The Brant Foundation’s exhibition of Steven Shearer is essentially a mid-career survey. This in-depth plunge into Shearer’s world of long-hair miscreants spans twenty years of the artist’s production. Organized largely from Peter Brant’s collection, important additional loans and preparatory sketches were brought in to realize a show that foregrounds Shearer’s cumulative processes. Here, Steven Shearer exposes his Vancouver roots; a city that has distinguished itself through researched-based artists interested in notions of history, who actualize materially sophisticated works of art.
From the first picture, we are swept up in focused torrents of images. A Pollock-esque splatter of internet-culled snaps, capturing the expressive exploits of virile guitarists, covers the expansive white field that barely contains their collected mass. Guitars #5 (2002) could be used as a map for Shearer’s project, one dedicated to relishing artistic potential. Since this relatively early period, his method has found a historical foundation. There has consistently been a specific, potentially romantic, subject at the centre of his archiving. Like the lone guitarists slamming their metallic discord, this figure presents an alienated perspective; their combined mass revealing a cultural perspective, torn from the basements of rebellious youth.
The exhibition at the Brant makes his addiction to archiving apparent. The second collection encountered is made up of 132 scraps of paper, each enshrined in its own frame and presented in a dense salon hang. Scrap #2 (2003) is a collection of adolescent curiosity and deviance. Here, layers begin to build on each other. Reproduced in laser print and dispersed amongst the rockstar fan shots, peculiar photos and teen doodles, surface reproductions of other image archive works, like Guitars #5, the artist has made of owls, metal heads, garden sheds, etc. Scrap #2 emphasizes this material as evidence for the fecund potential of Shearer’s revolutionary idols.
The first large gallery is paneled in grey upholstery, and hung with portraits in ballpoint pen, crayon, and oil. These protagonists are seething with the cultural influences chronicled in the earlier archive projects. The sense that these sources accumulate was furthered by a vitrine, set in the far wall, which presents paintings and collages in conversation with sketches and drawings. Images are repeated and reworked, used as models to be drawn upon. Laser prints are enhanced with moody brush strokes, revealing photographic worlds behind the painting process. The amassing of these various miscreants realizes an additional depth to the project as you could see the references assembling within each portrait, the process resonating dedication to what is essentially a singular project.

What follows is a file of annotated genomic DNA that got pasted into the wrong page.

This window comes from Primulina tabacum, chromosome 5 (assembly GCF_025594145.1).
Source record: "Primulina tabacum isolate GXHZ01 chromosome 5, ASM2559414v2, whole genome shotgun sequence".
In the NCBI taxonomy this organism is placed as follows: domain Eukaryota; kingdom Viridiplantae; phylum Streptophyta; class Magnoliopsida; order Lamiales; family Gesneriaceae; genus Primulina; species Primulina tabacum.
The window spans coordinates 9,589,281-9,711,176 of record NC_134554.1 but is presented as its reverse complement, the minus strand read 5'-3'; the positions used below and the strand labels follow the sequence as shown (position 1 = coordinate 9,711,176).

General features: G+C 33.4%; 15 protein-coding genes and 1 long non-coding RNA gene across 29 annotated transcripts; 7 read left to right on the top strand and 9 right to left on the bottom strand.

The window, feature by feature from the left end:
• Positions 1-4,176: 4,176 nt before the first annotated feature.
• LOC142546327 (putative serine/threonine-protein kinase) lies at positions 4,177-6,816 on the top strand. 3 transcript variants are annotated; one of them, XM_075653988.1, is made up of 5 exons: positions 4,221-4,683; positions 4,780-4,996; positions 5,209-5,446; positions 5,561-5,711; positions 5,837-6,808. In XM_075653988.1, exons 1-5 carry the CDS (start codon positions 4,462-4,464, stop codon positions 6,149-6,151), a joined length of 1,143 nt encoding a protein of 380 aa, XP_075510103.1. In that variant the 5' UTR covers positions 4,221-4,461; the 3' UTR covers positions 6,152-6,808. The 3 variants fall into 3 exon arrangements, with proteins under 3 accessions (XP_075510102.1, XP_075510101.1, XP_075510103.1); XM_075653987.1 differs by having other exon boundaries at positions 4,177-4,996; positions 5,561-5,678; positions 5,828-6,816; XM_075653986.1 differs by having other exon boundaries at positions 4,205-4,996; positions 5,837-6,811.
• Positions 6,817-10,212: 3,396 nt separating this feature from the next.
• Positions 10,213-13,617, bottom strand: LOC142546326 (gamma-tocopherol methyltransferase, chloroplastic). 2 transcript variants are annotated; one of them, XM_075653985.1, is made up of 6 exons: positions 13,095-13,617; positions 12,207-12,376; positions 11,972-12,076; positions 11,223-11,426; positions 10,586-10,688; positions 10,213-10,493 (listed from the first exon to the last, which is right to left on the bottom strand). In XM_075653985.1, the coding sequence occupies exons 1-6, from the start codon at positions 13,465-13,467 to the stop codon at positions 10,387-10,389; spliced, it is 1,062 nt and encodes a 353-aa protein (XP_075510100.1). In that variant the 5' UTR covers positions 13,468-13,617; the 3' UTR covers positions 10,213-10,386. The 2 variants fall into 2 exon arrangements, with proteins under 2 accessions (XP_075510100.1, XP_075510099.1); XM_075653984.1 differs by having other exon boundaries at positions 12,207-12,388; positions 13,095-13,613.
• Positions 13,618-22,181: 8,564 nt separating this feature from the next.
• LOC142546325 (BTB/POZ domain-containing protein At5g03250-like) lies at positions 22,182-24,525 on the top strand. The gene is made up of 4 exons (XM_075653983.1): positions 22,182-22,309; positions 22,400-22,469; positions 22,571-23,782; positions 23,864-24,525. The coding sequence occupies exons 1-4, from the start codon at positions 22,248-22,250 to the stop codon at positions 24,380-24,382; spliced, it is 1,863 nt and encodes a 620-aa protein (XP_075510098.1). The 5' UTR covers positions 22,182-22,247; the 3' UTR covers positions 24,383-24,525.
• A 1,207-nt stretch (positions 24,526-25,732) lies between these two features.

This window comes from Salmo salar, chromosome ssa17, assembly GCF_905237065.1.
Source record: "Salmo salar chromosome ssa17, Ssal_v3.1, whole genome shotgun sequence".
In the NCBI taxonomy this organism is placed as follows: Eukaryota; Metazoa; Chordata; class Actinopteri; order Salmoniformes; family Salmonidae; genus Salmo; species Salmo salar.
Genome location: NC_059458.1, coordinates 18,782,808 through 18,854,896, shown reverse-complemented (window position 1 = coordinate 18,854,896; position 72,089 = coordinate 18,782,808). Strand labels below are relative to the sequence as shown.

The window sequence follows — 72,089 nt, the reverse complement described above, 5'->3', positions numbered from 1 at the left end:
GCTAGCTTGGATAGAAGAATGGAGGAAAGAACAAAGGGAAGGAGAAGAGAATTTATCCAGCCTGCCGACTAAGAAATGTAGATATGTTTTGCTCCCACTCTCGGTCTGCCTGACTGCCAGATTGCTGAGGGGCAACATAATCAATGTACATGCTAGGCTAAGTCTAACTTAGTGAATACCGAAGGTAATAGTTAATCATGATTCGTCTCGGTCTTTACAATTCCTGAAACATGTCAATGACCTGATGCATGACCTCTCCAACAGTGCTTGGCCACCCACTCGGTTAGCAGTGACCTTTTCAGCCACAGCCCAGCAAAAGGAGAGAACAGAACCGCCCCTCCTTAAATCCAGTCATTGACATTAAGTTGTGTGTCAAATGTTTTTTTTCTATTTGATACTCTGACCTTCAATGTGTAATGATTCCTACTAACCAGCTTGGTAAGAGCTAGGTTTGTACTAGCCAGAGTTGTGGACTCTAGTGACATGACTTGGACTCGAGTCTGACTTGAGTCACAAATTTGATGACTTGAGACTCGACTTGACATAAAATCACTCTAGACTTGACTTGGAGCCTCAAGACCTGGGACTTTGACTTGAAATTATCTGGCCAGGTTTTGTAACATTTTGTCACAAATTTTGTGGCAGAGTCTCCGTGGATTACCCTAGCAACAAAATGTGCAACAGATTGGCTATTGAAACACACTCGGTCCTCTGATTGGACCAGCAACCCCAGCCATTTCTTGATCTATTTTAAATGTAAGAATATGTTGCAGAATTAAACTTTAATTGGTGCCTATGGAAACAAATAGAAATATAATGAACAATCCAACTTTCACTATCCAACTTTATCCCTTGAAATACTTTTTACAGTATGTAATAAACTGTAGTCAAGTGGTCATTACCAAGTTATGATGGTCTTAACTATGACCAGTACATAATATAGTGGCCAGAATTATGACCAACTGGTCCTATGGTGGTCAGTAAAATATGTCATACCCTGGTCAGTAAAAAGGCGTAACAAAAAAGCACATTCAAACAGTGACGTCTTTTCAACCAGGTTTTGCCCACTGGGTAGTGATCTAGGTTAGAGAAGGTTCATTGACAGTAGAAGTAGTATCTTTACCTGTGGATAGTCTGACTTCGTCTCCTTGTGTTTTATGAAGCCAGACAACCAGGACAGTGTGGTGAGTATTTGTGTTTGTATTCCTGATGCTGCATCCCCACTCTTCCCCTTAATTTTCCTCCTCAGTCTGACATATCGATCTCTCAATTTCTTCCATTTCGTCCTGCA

I call Shearer’s project singular despite the exhibition spanning the scope of his production, which notably incorporates text, silk-screening and collage. Graphically, these other works feel quite different. But I maintain that they also are realized through his interest in amalgamating aspects of dissident youth culture into mythic figures. The methods of Pop are stolen here—Warhol, maybe a little Johns—an expanded archive work of collapsed sleepers sprawled on canvas to the scale of a Rosenquist. He acquires these historic forms here for his hero.
I say mythic, instead of fantastic or imagined, because there is a feeling that meaning can be drawn from these composites. I call them composites, as that is what the new paintings have definitely become. Alongside the accumulation of references, Shearer catalogues and documents the evolution of his production, photographing the layers as he works; looking at reproductions of various gestures he’s developed to achieve particular effects. These also become references, models for working out the next evolution. Shearer’s studio is state of the art, and increasingly he can lift slices and insert parts of past images, even printing them directly on the canvas, to then build new complexities. This is felt more then realized in his newest works.
He is now essentially dedicated to paint. Impasto and sgraffito are utilized to realize dream world surfaces. Complex foreshortening and experiments in renaissance perspective create surprising depths, an illusionary field for his dandy personas. Named as Fauves and Fobs, he harnesses a beastly use of vivid color for their imagatoriums. Increasingly, the work pictures the figures’ world, moments of art deco decadence filling the air with successional experiences. Shearer is reaching back through early modernist material to find like-minded renegades in artistic pasts. The Fauves (2008-2009), Young Symbolist (2013), The Orientalist and Apprentice (2014), Chiseller’s Cabinet (2014) and Sculpture and Satyr (2016), could easily be called masterworks. This connoisseurship is claimed not just for the spectacular effects he achieves, but is grounded in his conceptual intent of creating work that answers to our accumulated history.
Through the final galleries of the exhibition, Shearer leads us back to his beginnings with some of the earliest works in the show. Silk-screens of seemingly deviant children, and collages of found photos collaged on searing abstract grounds bring us back to were we started: the youthful influences of suburban culture. Here we also encounter his image archive, published in encyclopedic volumes, available for perusing by the fire. Through the conscious articulation of the gallery as a place of study, Shearer continues to foreground the inspirational model of his painter/protagonist, and the historical role of the defiantly expressive commentator.